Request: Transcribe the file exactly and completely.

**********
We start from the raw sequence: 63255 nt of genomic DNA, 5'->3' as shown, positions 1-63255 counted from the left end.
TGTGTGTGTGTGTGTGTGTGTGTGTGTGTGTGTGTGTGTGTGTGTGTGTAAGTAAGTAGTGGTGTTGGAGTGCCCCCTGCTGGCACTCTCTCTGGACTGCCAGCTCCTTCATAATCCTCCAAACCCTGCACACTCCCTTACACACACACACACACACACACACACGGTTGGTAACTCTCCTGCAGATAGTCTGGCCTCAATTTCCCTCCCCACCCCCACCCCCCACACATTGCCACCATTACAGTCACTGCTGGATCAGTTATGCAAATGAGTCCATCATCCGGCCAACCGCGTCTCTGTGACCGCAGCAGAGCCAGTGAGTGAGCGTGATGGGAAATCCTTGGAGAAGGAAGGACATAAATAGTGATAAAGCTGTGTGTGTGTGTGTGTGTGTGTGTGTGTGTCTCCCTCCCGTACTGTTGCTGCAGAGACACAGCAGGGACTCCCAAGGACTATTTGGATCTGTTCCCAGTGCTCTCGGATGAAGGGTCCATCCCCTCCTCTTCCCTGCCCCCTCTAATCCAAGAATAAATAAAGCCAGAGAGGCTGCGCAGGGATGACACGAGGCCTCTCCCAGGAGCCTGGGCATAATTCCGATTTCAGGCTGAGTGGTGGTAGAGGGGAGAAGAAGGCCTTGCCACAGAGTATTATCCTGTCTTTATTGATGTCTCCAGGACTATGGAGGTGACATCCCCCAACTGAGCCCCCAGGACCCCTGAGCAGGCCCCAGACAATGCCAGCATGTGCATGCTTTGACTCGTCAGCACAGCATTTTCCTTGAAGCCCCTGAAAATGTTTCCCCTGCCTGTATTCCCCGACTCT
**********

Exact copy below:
We start from the raw sequence: 63255 nt of genomic DNA, 5'->3' as shown, positions 1-63255 counted from the left end.
TGTGTGTGTGTGTGTGTGTGTGTGTGTGTGTGTGTGTGTGTGTGTGTGTAAGTAAGTAGTGGTGTTGGAGTGCCCCCTGCTGGCACTCTCTCTGGACTGCCAGCTCCTTCATAATCCTCCAAACCCTGCACACTCCCTTACACACACACACACACACACACACACGGTTGGTAACTCTCCTGCAGATAGTCTGGCCTCAATTTCCCTCCCCACCCCCACCCCCCACACATTGCCACCATTACAGTCACTGCTGGATCAGTTATGCAAATGAGTCCATCATCCGGCCAACCGCGTCTCTGTGACCGCAGCAGAGCCAGTGAGTGAGCGTGATGGGAAATCCTTGGAGAAGGAAGGACATAAATAGTGATAAAGCTGTGTGTGTGTGTGTGTGTGTGTGTGTGTGTCTCCCTCCCGTACTGTTGCTGCAGAGACACAGCAGGGACTCCCAAGGACTATTTGGATCTGTTCCCAGTGCTCTCGGATGAAGGGTCCATCCCCTCCTCTTCCCTGCCCCCTCTAATCCAAGAATAAATAAAGCCAGAGAGGCTGCGCAGGGATGACACGAGGCCTCTCCCAGGAGCCTGGGCATAATTCCGATTTCAGGCTGAGTGGTGGTAGAGGGGAGAAGAAGGCCTTGCCACAGAGTATTATCCTGTCTTTATTGATGTCTCCAGGACTATGGAGGTGACATCCCCCAACTGAGCCCCCAGGACCCCTGAGCAGGCCCCAGACAATGCCAGCATGTGCATGCTTTGACTCGTCAGCACAGCATTTTCCTTGAAGCCCCTGAAAATGTTTCCCCTGCCTGTATTCCCCGACTCT